Why is it that some women sail through the whole process of conception, pregnancy and childbirth, popping out progeny with seeming effortlessness, while others struggle every step of the way? Verne Maree reports.
You probably know someone who has tried and failed to conceive, suffered one or more miscarriages, or battled with bleeding, amniotic fluid loss or birth defects – or with diseases such as gestational diabetes, hypertension and the potentially fatal pre-eclampsia. Perhaps you’ve had problems yourself. Fortunately, Singapore’s medical community includes a host of great family doctors and medical specialists with experience in all these areas.
Pregnancy-related medical woes don’t disappear like magic at the moment of childbirth, of course. Good news is that plastic surgeons, aesthetic doctors, dermatologists, urologists and vascular surgeons are all available to help you overcome any lingering side-effects that may include deflated breasts, jelly-belly, stretch marks, varicose veins, prolapsed organs, a compromised pelvic floor and a stretched vagina.
As for the longer-term fallout that parenthood can bring – sleepless nights, less sex, having to buy hundreds of birthday gifts for your child’s class-mates, coping with sulky teenagers, the crippling costs of tertiary education – you may be on your own.
On a slightly divergent note, some women report unexpected and even rather weird physical changes – for example, straight hair becoming curly, or feet becoming bigger. Before she had a child, my sister Dale’s feet were a full size smaller than my sevens (all right, seven and a half!); now my galumphing shoes fit her perfectly. Good thing we live in different countries! Her mind has pretty much gone, too; pregnancy hormones turned her into a goldfish, and she no longer even pretends to remember anything, including birthdays. (On the plus side, she’s endearingly unable to bear a grudge.)
DR KELLY LOI is a fertility specialist who has been running her own obstetrics and gynaecology practice in Singapore for more than 15 years – and that includes a pregnancy clinic providing preconception health screening, fertility investigations and treatment, plus antenatal care and delivery.
Why would a couple go for pre-pregnancy health screening?
Identifying any medical issue early on means we can take preventive steps, making sure the couple are in good health and increasing their chances for the best outcome – the delivery of a healthy baby. We start by taking a thorough medical history; that’s an integral part of the screening process.
After that, basic tests include a pelvic exam and ultrasound to detect any problems with the uterus or ovaries, such as fibroids or cysts. A Pap smear is done to determine any abnormalities of the cervix, and we also do a series of blood tests. In addition, fertility investigations may be useful for couples who have been trying to conceive for a while. The father-to-be may also consider a sperm analysis, as about half of all infertility cases are related to sperm quality.
8 Tips for a healthy pregnancy
Previously a paediatrician in both India and the UK, DR CHARU NARAYANAN is one of the team of GPs at Complete Health care International (CHI). Though a healthy pregnancy is determined by a healthy egg and sperm, she says, there’s a lot you can do optimise your baby’s health and your own.
1) Eat sensibly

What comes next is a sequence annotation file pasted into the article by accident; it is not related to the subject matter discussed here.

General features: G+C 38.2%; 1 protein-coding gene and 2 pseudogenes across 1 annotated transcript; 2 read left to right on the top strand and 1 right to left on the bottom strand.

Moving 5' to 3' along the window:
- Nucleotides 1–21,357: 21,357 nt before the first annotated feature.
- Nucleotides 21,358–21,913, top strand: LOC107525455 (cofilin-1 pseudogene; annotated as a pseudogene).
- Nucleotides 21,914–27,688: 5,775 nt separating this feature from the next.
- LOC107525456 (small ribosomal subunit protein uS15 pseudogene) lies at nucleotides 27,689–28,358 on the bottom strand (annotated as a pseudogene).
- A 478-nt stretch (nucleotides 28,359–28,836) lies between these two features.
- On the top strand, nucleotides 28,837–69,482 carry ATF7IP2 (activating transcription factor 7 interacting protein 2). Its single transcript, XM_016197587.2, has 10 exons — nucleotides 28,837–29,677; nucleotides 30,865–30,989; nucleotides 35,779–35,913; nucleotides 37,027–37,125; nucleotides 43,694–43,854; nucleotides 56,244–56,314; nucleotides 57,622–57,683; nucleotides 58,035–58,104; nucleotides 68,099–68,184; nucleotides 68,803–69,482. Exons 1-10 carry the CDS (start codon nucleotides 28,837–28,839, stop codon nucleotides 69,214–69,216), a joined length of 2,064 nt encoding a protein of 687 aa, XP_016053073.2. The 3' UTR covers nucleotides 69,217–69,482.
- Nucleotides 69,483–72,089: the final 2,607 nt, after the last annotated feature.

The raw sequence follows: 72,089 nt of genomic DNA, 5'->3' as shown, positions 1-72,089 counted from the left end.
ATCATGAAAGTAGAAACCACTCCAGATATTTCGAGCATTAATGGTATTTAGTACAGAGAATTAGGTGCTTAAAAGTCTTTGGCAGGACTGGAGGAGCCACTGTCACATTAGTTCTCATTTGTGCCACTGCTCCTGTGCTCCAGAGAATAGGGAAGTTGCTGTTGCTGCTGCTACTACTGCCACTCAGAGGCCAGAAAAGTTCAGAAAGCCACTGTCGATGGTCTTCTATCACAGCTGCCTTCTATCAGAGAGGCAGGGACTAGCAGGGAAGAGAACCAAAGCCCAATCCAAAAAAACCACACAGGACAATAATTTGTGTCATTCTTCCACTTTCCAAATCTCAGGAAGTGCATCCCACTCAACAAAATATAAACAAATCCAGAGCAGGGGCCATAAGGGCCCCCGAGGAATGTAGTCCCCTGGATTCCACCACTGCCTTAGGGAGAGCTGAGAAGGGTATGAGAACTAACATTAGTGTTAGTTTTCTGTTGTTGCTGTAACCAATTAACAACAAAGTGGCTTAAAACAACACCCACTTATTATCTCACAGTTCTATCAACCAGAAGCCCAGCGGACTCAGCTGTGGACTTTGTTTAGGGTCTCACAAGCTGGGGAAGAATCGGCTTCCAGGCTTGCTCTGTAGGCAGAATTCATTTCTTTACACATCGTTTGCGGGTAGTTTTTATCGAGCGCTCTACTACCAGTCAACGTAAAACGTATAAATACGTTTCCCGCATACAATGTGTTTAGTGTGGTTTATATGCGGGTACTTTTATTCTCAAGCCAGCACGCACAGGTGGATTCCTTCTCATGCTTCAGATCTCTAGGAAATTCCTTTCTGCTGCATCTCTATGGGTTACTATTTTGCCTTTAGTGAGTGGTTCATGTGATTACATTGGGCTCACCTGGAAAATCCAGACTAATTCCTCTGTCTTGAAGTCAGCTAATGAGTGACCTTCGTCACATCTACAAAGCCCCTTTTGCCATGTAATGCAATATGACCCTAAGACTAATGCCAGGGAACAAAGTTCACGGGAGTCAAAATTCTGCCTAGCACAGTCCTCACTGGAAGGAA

- Follow a balanced diet that contains all the important food groups: fruit, vegetables including leafy types, complex carbohydrates, protein sources (eggs, lean meat, poultry, nuts and seeds, pulses) along with some fats and oils.
- Observing food hygiene during preparation, by washing fruit and vegetables and cooking eggs, meat and chicken well before you eat them, will reduce the risk of food poisoning.
Regular exercise of moderate intensity – like brisk walking, swimming, yoga and Pilates – brings all the benefits that come with improved mood, sleep and circulation. Do what feels comfortable for you! – but do consult your doctor if you have a specific health condition or it has been a complicated pregnancy.
Put your feet up in the day to rest fatigued legs and relieve swollen ankles. Allow yourself at least eight hours sleep at night.
Up to 200mg a day is considered safe. Your Starbucks tall latte or cappucino contains 150mg, a mug of instant contains 100mg and a cup of tea has about 75mg. Smaller amounts are found in chocolate (about 21mg in 50g of dark chocolate) and in cola drinks (about 24mg per can).
5) Smoking and alcohol
Avoid both completely. Smoking – including passive smoking – affects the foetal development and can trigger premature birth. Alcohol, too, has been linked to developmental abnormalities and low birth weight.
6) Prenatal vitamins
Take a daily prenatal supplement. Apart from a variety of important vitamins and minerals, including iron, iodine and calcium, it should contain 400mcg of valuable folate (also known as vitamin B9, or folic acid in its synthetic form) to support healthy nerve and spinal cord development in the baby.
Discuss any medication with a doctor. For occasional pain relief, paracetamol is considered safe.
8) Accident prevention
Listen to your body when exercising – ligament injury occurs easily in pregnancy, due to hormone-induced laxity. The knees and hips also have to bear a much greater burden, and backache is commoner. When driving, secure your seatbelt properly, placing the lap belt under the bump and across the upper thighs.
This is an extract of an article that first appeared in the March 2016 issue of Expat Living Magazine. For the full article, you can order a back issue in our Shop or Subscribe so you never miss an issue!
For more articles like this, head to our Mums & Babies section